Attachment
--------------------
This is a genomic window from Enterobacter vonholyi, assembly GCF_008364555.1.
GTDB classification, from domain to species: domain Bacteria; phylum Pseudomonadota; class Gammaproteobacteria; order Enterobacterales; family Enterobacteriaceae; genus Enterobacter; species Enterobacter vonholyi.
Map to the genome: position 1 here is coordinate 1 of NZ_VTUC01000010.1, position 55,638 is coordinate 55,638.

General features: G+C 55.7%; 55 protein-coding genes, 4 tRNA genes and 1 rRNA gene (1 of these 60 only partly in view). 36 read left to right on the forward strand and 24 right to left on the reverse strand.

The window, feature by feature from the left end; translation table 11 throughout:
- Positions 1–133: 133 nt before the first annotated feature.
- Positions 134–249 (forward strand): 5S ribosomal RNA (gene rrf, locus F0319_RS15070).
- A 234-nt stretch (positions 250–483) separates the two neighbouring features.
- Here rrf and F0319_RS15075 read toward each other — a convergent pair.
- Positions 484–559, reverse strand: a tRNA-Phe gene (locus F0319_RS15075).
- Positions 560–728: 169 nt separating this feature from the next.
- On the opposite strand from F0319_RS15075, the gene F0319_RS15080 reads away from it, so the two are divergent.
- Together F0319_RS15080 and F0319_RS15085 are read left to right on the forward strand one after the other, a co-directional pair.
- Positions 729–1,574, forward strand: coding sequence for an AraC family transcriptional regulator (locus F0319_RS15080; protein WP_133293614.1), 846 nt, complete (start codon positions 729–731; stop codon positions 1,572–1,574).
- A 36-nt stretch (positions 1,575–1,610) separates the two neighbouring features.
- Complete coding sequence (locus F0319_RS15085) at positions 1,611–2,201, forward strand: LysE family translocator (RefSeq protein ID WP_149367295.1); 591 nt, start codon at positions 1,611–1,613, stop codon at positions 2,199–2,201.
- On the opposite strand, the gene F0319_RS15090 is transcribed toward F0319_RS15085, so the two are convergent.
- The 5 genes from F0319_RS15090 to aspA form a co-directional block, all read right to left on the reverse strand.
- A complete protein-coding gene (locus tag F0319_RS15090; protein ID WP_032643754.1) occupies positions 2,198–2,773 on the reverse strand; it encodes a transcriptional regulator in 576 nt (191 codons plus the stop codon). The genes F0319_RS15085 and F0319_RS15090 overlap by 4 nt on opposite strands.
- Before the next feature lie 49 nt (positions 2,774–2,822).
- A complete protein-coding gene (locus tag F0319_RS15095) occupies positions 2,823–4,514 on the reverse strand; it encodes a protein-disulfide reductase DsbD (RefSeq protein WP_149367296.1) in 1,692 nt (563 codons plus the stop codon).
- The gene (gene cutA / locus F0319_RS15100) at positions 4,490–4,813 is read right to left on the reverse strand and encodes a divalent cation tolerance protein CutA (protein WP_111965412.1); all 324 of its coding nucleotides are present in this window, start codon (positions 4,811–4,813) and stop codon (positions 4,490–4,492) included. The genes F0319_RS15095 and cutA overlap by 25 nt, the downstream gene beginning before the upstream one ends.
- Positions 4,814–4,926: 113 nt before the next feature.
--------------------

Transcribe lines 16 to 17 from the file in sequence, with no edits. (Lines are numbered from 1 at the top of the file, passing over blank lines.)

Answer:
- Complete coding sequence (locus F0319_RS15085) at positions 1,611–2,201, forward strand: LysE family translocator (RefSeq protein ID WP_149367295.1); 591 nt, start codon at positions 1,611–1,613, stop codon at positions 2,199–2,201.
- On the opposite strand, the gene F0319_RS15090 is transcribed toward F0319_RS15085, so the two are convergent.